Drafting Enforceable Non-Competes

Danielle Barbour Wilson Danielle Wilson, Employment Law, Employment Relations Analysis and Advice, Labor and Employment

Non-competition agreements (also referred to as “covenants not to compete” or “non-competes”) are restrictive covenants used to limit the employment and business activities of former employees. They are used to prevent former employees from directly competing with employers after the employment relationship ends. Any agreement limiting the rights of any person to do business in North Carolina must be in …

December 1st Deadline to Comply with the U.S. Department of Labor’s Final Overtime Rule Stalled by Texas Judge

Danielle Barbour Wilson Danielle Wilson, Labor and Employment, Labor Law

A federal judge in Texas has entered a preliminary injunction temporarily blocking the final rule regarding overtime published by the U.S. Department of Labor (DOL) on May 23, 2016 (“the Final Rule”). The Final Rule raised the minimum salary for exempt employees from $23,660 to $47,476. While employers were originally required to comply with the new salary threshold (or begin …

EEOC Issues Enforcement Guidance on Retaliation and Related Issues

HumAdmin Danielle Wilson, Employment Law, Labor and Employment, Retaliation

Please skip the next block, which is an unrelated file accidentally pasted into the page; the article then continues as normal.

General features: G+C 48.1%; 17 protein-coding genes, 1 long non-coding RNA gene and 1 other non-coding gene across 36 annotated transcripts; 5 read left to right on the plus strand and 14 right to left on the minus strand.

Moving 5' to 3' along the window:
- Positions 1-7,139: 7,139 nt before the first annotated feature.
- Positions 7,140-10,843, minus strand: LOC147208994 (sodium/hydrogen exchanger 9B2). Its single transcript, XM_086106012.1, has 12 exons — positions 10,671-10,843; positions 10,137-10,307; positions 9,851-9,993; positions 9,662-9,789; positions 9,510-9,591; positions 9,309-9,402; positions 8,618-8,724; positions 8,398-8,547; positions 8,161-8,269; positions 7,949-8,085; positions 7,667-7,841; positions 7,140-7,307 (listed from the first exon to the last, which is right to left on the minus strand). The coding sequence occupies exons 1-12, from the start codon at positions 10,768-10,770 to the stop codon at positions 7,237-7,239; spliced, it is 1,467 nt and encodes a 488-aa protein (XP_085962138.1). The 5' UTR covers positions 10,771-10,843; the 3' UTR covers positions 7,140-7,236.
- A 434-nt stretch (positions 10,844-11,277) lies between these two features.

In late August 2016, the U.S. Equal Employment Opportunity Commission (EEOC) issued Enforcement Guidance on Retaliation and Related Issues, a sub-regulatory document that addresses the Commission’s interpretation of the law related to retaliation in the workplace. The enforcement guidance replaces previous guidance issued by the EEOC in 1998. As defined by the Commission in the enforcement guidance, retaliation occurs when …

Most Workers Are Employees According to US Department of Labor Interpretation

Danielle Barbour Wilson Danielle Wilson, Regulatory Agency Guidance

The Administrator of the Wage and Hour Division of the United States Department of Labor (WHD) recently issued a new interpretation regarding when workers are “employees” versus “independent contractors” under the Fair Labor Standards Act (FLSA). According to the Administrator, “most workers are employees under the FLSA,” thus are entitled to receive the minimum wage, overtime, and the other protections afforded under …